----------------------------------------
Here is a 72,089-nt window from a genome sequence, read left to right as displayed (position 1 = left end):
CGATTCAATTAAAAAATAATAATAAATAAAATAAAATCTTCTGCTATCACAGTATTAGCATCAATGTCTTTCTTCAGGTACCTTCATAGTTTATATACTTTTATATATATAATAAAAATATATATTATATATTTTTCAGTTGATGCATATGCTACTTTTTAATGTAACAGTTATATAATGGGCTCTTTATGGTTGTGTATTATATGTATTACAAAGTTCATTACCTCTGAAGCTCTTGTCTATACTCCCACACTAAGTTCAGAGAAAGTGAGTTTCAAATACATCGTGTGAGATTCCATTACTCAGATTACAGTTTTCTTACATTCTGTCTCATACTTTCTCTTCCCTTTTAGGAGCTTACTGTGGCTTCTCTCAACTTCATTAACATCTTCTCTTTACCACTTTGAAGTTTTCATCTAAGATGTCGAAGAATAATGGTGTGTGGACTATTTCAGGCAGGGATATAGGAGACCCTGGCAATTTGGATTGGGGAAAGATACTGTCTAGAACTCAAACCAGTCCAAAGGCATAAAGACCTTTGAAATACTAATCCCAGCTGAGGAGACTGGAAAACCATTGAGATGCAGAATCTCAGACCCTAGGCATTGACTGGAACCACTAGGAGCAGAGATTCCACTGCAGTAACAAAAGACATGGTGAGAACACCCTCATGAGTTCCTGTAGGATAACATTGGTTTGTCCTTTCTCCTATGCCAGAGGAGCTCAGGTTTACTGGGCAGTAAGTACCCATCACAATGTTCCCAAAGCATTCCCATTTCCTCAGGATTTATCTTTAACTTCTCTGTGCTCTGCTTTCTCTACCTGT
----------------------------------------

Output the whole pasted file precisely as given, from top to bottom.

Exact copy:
Here is a 72,089-nt window from a genome sequence, read left to right as displayed (position 1 = left end):
CGATTCAATTAAAAAATAATAATAAATAAAATAAAATCTTCTGCTATCACAGTATTAGCATCAATGTCTTTCTTCAGGTACCTTCATAGTTTATATACTTTTATATATATAATAAAAATATATATTATATATTTTTCAGTTGATGCATATGCTACTTTTTAATGTAACAGTTATATAATGGGCTCTTTATGGTTGTGTATTATATGTATTACAAAGTTCATTACCTCTGAAGCTCTTGTCTATACTCCCACACTAAGTTCAGAGAAAGTGAGTTTCAAATACATCGTGTGAGATTCCATTACTCAGATTACAGTTTTCTTACATTCTGTCTCATACTTTCTCTTCCCTTTTAGGAGCTTACTGTGGCTTCTCTCAACTTCATTAACATCTTCTCTTTACCACTTTGAAGTTTTCATCTAAGATGTCGAAGAATAATGGTGTGTGGACTATTTCAGGCAGGGATATAGGAGACCCTGGCAATTTGGATTGGGGAAAGATACTGTCTAGAACTCAAACCAGTCCAAAGGCATAAAGACCTTTGAAATACTAATCCCAGCTGAGGAGACTGGAAAACCATTGAGATGCAGAATCTCAGACCCTAGGCATTGACTGGAACCACTAGGAGCAGAGATTCCACTGCAGTAACAAAAGACATGGTGAGAACACCCTCATGAGTTCCTGTAGGATAACATTGGTTTGTCCTTTCTCCTATGCCAGAGGAGCTCAGGTTTACTGGGCAGTAAGTACCCATCACAATGTTCCCAAAGCATTCCCATTTCCTCAGGATTTATCTTTAACTTCTCTGTGCTCTGCTTTCTCTACCTGT